Last week the PBS NewsHour ran a fascinating segment about how the human brain reacts to the stimulus of music. Upon reading the transcript online, I noticed various links to other sites discussing the non-musical applications of music in areas such a mental health, the development of math skills, and the activation of the part of the brain that causes one to experience pleasure from chocolate and sex.
While I find many of these studies to be interesting and illuminating to read, I do question how we as musicians and educators sometime use them to further our desires to keep music in the forefront of students’ lives. I know that, as a teacher, I have succumbed to that impulse to share such material with my students’ parents to prove the value of investing in music for their young. I have copied articles of findings relating higher test scores to students with musical backgrounds. I have shared anecdotal stories relating music training to economic success—almost half of my fellow undergraduate orchestra members went off to careers in medicine, engineering, and other sciences.
Why do we have to justify having music in our lives? More specifically, why do we try to prove its extra-musical worth in education, instead of valuing a musical education for its own inherent qualities? It seems there is this unsaid feeling in our culture that while it is okay to participate in music making, it is not okay to do so in place or ahead of something else. I know of more than one instance in which a teacher has had to allay parents’ fears that their children could wind up on the streets if they take jazz band instead of that extra AP class. Similarly, music educators are often forced by school boards and administrators to alter their curriculum in order to integrate other subjects, from math to history to chemistry.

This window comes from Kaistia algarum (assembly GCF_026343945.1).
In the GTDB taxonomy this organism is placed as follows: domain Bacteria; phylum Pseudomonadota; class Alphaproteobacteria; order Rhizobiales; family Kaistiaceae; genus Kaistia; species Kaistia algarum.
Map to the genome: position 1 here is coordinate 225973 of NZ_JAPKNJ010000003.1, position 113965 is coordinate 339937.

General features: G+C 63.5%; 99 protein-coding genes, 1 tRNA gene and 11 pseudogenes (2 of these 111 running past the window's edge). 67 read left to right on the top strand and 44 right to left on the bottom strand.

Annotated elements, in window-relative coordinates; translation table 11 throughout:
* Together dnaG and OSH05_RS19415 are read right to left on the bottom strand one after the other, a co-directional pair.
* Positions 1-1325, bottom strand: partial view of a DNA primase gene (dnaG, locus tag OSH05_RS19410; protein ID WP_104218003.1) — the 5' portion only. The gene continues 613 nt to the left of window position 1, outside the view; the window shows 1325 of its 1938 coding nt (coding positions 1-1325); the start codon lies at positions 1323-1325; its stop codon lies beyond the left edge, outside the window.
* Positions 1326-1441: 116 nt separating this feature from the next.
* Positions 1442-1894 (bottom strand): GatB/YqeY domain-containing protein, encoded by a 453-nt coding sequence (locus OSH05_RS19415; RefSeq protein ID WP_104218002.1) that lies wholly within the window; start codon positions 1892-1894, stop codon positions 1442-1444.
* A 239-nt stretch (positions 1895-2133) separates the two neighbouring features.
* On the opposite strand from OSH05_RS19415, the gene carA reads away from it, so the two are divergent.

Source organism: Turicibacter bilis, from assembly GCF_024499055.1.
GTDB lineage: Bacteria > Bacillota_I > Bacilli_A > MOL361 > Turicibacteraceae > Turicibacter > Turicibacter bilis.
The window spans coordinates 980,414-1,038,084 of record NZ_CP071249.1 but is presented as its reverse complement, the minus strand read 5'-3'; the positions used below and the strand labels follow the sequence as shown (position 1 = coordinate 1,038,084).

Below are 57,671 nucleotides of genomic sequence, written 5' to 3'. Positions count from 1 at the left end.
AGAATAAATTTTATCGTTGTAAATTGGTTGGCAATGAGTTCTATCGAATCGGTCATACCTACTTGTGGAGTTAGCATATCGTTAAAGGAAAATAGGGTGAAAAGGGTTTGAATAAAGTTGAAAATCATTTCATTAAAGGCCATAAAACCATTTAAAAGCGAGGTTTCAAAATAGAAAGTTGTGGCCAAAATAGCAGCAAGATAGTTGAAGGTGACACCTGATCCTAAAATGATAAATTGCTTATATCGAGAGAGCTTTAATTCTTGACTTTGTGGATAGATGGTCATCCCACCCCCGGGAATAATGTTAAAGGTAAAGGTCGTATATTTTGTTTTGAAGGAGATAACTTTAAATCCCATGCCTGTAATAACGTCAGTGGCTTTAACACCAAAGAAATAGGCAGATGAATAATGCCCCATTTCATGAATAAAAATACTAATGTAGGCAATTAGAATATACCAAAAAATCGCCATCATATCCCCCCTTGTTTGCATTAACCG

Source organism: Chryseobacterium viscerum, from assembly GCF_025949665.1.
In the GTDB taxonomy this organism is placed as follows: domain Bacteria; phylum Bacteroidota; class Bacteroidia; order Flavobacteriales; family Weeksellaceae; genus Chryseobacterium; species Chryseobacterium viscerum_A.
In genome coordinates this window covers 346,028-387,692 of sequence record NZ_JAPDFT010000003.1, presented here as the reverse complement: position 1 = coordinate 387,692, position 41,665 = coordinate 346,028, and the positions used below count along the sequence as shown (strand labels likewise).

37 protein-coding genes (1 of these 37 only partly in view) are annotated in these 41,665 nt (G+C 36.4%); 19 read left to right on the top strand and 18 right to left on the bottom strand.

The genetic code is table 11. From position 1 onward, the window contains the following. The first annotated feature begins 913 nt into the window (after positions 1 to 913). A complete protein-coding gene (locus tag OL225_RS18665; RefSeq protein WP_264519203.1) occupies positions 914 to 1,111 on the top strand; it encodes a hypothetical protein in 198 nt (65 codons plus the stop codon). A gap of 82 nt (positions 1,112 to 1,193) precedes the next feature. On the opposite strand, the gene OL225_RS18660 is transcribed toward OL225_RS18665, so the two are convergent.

Music is not the only victim, as other arts are also being pushed to the wayside. It seems that in our country’s frenzy to be competitive in the global marketplace, governments and institutions are madly advocating for the predominance of the core subjects in our schools with the naïve assumption that if our entire population is proficient in the basics, we can out-do the rest of the world in economic prosperity. However, are these efforts creating a generation that is lacking in awareness of its culture as a whole? Is it making a population of Wonder Bread workers, capable of doing their jobs, but not capable of thinking or participating in their communities beyond them? Just like the bread, they may have essential nutrients, but lack any of the real richness, texture, and complexity needed to create a satisfying meal.
So, while I applauded the study of music and its relevance to other fields, I do worry how this data is used outside the respective research from which it comes. History has precedents for using science to dictate social policy. If we are not careful, how we musicians apply these studies to our work may actually hurt our standing in the culture, for it can unconsciously perpetuate the view that music cannot stand on its own two feet.